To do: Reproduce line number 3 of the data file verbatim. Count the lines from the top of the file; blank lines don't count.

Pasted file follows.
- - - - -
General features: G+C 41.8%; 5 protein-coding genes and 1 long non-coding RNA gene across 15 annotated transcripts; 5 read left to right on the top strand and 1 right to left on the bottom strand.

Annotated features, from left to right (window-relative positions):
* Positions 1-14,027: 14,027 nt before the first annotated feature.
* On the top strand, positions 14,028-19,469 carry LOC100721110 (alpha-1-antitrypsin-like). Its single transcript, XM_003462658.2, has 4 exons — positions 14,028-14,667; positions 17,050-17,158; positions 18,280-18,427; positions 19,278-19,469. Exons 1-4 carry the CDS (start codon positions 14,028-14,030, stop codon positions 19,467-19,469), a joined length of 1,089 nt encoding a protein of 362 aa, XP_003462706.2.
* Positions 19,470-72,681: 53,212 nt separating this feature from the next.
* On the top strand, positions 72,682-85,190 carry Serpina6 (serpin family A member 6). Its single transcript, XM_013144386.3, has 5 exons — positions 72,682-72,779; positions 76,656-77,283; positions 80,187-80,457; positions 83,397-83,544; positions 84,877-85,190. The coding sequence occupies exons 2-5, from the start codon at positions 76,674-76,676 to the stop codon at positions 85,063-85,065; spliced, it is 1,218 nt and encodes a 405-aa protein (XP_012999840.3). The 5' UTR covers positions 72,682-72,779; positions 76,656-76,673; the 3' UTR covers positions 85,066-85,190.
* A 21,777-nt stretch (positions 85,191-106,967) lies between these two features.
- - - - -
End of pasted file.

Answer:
* Positions 1-14,027: 14,027 nt before the first annotated feature.